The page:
It’s been two weeks now since Demos released its controversial white paper on mutual fund fees to a torrent of favorable mainstream media coverage. Unfortunately, judging from the series of follow-up articles in the financial press, it looks like those mainstream reporters failed to undertake the usual fact-checking.
As reported on this site and other outlets, once they had the opportunity to fully vet the paper, industry groups questioned the papers conclusions and methodology.
A BenefitsPro article showcased the view of the ASPPA while a FiduciaryNews.com article offered the opinions of the ICI and BrightScope’s Mike Alfred, both of whom claim the Demos report incorrectly used their raw data.
The point of this essay, though, is not to rehash what’s already been said about the Demos report, but to ask broader and more important questions: Why can’t mainstream reporters tell the difference between advice and advocacy within the 401(k) world? And, if they can’t, does their reporting ultimately harm 401(k) investors?
Let me be the first to say I know several mainstream reporters, many who specialize in business and finance. These folks would never knowingly go with a story without first asking hard questions. The best ones even know when to seek objective experts to uncover the hard questions that need asking.
They understand their primary shortcoming – they don’t have hands-on experience in all the stories they cover. Sure, over time, they can garner the experience to ask most of the right questions, but they remain astute enough to realize any business is constantly changing. As a result, it’s almost impossible to always know the latest places to hide skeletons.
So financial “illiteracy” may be too harsh a term to apply to these reporters. Truth be told, I don’t think any of them would have written any of the mainstream reports I’ve read.
Which leads to this question: How did the Demos white paper get the broad, unchallenged, coverage that it did? While one may never know the real answer, it is logical to believe the coverage resulted from a very excellent publicity campaign.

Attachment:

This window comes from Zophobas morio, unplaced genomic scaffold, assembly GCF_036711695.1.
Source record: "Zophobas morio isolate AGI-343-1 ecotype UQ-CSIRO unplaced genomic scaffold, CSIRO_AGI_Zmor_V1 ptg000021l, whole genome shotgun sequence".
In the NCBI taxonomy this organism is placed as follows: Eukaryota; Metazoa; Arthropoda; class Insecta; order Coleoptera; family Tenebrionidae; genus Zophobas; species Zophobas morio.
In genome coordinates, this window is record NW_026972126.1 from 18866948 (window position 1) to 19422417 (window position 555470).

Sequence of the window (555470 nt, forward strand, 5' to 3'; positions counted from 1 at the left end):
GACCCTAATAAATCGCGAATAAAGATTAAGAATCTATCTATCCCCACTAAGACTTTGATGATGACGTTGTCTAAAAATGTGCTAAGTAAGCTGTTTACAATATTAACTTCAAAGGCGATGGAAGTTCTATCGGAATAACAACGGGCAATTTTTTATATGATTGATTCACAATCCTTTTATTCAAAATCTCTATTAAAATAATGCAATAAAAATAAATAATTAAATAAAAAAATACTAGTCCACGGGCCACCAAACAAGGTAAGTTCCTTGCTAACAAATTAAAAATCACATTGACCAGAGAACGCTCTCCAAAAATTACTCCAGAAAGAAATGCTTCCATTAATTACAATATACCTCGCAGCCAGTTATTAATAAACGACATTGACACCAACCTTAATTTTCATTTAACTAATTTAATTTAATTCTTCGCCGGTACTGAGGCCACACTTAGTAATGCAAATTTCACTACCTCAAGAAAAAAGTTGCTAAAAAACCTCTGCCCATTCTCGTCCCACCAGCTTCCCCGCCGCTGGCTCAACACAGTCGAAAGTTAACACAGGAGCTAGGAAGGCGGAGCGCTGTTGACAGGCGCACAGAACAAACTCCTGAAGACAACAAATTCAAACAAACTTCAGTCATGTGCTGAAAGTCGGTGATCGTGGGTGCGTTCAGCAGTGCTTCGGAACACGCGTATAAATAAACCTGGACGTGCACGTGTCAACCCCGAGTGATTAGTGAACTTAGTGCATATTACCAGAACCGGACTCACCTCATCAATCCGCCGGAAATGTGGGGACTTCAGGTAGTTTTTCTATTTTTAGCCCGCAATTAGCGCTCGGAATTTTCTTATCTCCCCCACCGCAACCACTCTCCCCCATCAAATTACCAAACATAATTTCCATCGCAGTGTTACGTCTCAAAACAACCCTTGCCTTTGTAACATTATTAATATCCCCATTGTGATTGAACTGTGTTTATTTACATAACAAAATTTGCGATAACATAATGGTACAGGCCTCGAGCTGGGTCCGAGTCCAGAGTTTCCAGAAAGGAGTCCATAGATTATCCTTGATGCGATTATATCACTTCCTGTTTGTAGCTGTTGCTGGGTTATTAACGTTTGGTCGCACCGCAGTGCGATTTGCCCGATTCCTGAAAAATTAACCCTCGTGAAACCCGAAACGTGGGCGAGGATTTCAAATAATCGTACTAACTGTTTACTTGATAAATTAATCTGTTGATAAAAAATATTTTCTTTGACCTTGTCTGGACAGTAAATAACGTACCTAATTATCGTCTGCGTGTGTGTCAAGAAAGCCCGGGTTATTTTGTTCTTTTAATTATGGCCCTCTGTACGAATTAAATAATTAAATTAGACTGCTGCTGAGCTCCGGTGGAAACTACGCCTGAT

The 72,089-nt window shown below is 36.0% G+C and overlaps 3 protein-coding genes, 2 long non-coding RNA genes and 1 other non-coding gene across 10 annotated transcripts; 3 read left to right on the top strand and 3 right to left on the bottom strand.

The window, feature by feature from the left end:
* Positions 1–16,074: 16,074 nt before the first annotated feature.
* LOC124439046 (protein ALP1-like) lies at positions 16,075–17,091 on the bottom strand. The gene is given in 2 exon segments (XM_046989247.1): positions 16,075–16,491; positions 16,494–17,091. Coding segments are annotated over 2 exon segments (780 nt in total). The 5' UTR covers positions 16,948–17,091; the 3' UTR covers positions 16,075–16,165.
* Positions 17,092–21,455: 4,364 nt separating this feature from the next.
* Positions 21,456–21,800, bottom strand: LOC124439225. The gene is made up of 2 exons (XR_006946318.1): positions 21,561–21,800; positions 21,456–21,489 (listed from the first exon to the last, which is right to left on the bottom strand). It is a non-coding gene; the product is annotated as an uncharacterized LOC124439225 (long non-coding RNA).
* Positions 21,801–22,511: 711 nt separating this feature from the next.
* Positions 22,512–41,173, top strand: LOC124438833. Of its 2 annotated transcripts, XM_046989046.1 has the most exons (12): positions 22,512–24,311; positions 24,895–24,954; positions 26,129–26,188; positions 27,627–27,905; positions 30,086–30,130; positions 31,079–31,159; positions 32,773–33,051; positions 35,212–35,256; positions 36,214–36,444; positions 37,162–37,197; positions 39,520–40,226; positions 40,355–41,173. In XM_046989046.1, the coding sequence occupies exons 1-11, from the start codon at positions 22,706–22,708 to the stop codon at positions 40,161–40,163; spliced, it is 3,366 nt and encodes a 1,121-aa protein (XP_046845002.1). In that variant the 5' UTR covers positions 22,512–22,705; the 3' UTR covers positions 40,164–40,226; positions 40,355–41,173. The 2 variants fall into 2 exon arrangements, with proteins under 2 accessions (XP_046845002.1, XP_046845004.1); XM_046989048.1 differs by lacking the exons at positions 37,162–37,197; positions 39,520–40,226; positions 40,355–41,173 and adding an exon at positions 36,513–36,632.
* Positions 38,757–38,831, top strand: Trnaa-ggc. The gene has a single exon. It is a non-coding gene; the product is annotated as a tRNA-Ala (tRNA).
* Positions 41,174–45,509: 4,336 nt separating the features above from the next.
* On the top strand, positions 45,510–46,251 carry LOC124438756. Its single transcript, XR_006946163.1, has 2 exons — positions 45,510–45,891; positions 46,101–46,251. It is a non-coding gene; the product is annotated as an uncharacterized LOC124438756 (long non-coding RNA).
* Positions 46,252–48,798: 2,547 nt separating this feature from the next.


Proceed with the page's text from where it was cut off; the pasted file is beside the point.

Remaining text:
It’s almost as if this publicity campaign targeted sympathetic editors, not necessarily business or financial editors. Why? Because the initial reports did not appear in the business press, where white papers usually find their first public exposure.
Indeed, once the financial press started reporting on the Demos white paper, its meme dissolved into a maelstrom of credibility challenges. Had the financial press been the first to write articles on the white paper and focused on these same issues, mainstream editors might have thought twice before blessing their stories for publication.
But, as they say, the cat is out of the bag. Millions of unsuspecting eyeballs are left thinking all 401(k) plans overcharge investors. By coincidence, many of these same eyeballs will begin seeing fees in their 401(k) accounts they didn’t know they were paying.
The most naïve will connect illusory dots and conclude the white paper was right. Once they get there, who knows where they’ll go, but chances are it won’t be a productive place.
Unfortunately, some 401(k) plans are probably being charged too much. But, as the industry argues, many more 401(k) plans are reasonably priced. Fee disclosure should weed out the poorer service providers who don’t offer the value to justify their fees. That’s a good thing.
What’s not a good thing is the mainstream media fomenting a panic under false pretenses. This might lead 401(k) investors and even plan sponsors down a road the DOL has fervently tried to shun: Making the priority to seek the lowest cost provider. The DOL doesn’t want this. The DOL wants plan sponsors to seek providers that offer the best value, not those with the lowest cost.
Dare we say it? Sometimes, if you seek the lowest cost provider, you get what you pay for.